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The IFA welcomes guest blogger Mr David Sinclair, Director, ILC-UK

New research by the International Longevity Centre – UK (ILC-UK) argues that Government should take into account the economic as well as the health benefits of vaccination when assessing its value.

The new research highlights how influenza can have an adverse impact on productivity within the economy. It finds that the greatest economic benefit from vaccination is derived from reducing the cost of lost employment and lost care giving (“human capital costs”).  ILC-UK have developed a new static economic model which finds:

  • Vaccination averts between 180,000 and 626,000 cases of influenza per year in England.
  • Flu vaccination helps avert between 5,678 and 8,800 premature deaths per year.
  • The majority of hospital cases caused by influenza are among older adults. Over 1,800 individuals hospitalised in 2016-2017 were aged between 80 and 84 – higher than any other age group.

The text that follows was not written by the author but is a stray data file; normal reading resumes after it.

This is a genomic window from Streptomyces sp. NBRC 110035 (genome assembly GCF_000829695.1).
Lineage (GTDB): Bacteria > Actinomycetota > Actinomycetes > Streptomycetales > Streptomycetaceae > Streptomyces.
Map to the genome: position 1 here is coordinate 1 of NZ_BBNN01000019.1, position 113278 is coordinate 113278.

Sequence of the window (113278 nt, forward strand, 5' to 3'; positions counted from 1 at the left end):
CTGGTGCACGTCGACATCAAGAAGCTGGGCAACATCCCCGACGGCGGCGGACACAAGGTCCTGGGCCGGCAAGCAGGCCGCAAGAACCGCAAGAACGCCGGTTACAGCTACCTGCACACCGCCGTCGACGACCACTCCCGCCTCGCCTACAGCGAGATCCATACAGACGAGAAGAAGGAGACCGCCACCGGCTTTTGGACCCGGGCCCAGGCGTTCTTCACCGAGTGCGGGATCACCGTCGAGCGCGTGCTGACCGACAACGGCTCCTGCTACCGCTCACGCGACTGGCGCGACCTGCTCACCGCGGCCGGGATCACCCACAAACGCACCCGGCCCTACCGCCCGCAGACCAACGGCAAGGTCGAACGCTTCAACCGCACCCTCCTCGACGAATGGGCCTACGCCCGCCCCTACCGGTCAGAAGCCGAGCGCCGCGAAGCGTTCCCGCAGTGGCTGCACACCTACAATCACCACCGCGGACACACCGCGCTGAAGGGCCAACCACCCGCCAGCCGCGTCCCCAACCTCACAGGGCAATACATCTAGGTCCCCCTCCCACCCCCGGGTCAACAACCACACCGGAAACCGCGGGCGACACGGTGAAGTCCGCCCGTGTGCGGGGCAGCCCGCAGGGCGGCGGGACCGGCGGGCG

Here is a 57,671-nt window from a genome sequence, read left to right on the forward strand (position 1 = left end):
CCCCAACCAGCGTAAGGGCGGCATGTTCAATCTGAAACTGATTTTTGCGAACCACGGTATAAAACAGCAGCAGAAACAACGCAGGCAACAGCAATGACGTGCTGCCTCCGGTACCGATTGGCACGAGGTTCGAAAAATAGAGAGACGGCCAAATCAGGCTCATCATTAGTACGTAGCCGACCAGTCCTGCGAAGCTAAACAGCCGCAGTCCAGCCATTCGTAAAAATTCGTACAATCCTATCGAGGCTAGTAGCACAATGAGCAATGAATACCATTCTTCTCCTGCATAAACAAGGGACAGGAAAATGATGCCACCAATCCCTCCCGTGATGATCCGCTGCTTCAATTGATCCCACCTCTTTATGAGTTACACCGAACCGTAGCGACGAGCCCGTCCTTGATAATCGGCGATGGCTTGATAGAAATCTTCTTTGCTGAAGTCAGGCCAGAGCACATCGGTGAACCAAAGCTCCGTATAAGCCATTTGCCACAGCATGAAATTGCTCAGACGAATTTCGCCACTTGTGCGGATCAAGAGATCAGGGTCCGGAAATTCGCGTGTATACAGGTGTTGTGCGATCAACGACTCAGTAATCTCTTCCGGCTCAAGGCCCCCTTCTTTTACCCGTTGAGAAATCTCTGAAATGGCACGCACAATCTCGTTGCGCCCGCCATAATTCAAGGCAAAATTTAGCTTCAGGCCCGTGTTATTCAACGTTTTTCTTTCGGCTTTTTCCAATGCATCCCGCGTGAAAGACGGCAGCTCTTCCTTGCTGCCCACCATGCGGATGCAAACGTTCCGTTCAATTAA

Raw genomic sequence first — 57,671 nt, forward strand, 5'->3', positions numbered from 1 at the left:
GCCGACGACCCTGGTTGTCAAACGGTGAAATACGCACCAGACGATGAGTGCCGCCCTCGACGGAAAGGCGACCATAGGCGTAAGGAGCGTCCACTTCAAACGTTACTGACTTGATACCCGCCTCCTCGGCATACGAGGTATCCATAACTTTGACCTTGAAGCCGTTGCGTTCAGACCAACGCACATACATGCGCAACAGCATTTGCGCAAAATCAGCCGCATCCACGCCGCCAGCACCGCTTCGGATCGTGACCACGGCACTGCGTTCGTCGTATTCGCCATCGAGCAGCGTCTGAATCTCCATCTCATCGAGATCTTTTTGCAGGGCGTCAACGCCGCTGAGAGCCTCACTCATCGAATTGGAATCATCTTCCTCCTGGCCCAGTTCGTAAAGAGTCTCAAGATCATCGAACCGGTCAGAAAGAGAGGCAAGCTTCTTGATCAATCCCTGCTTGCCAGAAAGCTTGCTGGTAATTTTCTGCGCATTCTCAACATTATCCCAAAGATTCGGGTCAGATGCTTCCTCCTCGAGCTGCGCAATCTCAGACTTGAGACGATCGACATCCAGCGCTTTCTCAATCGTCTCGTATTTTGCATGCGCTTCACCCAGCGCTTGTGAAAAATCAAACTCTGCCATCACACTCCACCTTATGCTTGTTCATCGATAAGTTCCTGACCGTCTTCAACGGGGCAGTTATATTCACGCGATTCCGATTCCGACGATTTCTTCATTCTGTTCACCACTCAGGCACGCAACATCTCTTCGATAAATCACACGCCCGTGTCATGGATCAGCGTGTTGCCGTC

• ILC-UK find that human capital costs of influenza range from £90 million to £270 million.
  • The NHS flu vaccination programme costs £50,610 per death averted.

According to ILC-UK, there were over 6.2 million “at risk” individuals who had not been vaccinated against influenza during the 2016/17 flu season.

The researchers find substantial potential cost savings when the vaccine is well matched to disease but argue that, if we are to maximise the economic return, it is important to raise the efficacy of the vaccine among older age groups in particular.  ILC-UK argue that the cost-benefit analysis is highly sensitive to vaccine administration costs and urge Government to look to ways of delivering the vaccination more efficiently.

An Economic Analysis of Flu Vaccination is available here.

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